JR- It only works if the band has a real relationship with the engineer. It doesn't work if the engineer isn't interested in the band's music.

JK- At Hanszek [Audio], Chris [Hanszek] gives input when we want it and when we want him to do something he does it. He is not like some guy who goes, "No you don't want to that..."

JR- Chris is really great to work with. The Beatles trusted George Martin [their Producer] and he trusted them. They were creating together.  It later got to the point with Tom, that we were creating together and Tom wasn't keeping track of hours, it was more like he was a part of the band, because he had an equal vested interest in the band as the manager and as Jeff's publisher.

JK- I also had big arguments with Tom where I would go home mad. At home you can do whatever you want. That's the main reason for recording at home. The technology was the reason we started to do it all at home. I got this little 8-track cassette deck and it was like I can do everything right here and have fun doing it. I am not a technical recorder, I am not a technical musician. I am not the kind of guy who could be a very good (unless it is very spontaneous) session musician, because it takes me a long time to get a track. Sometimes it will take me one take, but sometimes I will spend an hour trying to get a piano part, or two hours trying or something, over and over again. When you are in a studio, you're very self-conscious of this. I remember being in Tom's studio and being so nervous because the tape's running, or [Conrad] Uno's [Egg Studio] place. I had been at Uno's working as a session musician for Eric Lichter, it was much easier the last time, because I was more confident, but I remember feeling like, "They are all watching. They're all waiting for me to do this piano bit." My hands were shaking. It wasn't like I was on NBC TV, it was just Uno, Eric and somebody else watching.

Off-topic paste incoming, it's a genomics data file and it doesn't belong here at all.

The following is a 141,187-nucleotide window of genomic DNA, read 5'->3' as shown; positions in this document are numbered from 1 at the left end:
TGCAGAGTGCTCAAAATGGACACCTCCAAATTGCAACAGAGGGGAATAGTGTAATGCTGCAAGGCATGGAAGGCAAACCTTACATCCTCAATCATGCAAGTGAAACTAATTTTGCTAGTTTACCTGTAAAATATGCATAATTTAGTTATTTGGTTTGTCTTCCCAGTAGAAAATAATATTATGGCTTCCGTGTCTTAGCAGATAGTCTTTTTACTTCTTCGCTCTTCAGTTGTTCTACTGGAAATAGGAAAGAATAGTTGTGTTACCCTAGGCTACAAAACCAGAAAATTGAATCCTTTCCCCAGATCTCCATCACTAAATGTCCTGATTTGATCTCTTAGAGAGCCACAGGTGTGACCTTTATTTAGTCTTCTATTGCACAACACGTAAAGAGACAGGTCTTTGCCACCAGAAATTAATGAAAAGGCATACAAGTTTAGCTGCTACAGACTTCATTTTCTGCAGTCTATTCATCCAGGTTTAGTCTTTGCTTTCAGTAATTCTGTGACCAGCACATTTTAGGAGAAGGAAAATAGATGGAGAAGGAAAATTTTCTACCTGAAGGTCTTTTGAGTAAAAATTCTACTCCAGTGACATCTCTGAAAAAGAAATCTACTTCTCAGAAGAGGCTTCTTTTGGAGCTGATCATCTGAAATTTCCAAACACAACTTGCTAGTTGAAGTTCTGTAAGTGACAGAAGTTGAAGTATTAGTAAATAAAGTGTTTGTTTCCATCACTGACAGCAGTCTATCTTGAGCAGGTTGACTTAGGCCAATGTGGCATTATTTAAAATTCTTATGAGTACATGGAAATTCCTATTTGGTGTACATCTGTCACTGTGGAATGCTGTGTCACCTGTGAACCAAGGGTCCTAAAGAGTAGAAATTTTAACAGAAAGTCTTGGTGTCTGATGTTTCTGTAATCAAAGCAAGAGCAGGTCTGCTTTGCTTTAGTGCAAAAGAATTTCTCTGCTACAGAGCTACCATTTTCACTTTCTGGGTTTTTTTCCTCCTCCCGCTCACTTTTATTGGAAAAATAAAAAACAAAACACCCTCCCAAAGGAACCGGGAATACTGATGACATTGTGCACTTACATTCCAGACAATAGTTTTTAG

JR- But there's money burning.

JK-Its Eric's money burning and there's something about that role. At home you roll the tape, you're by yourself all you have on is headphones, no one is waiting for you if you  do a part over and over again.

How did you learn how to record?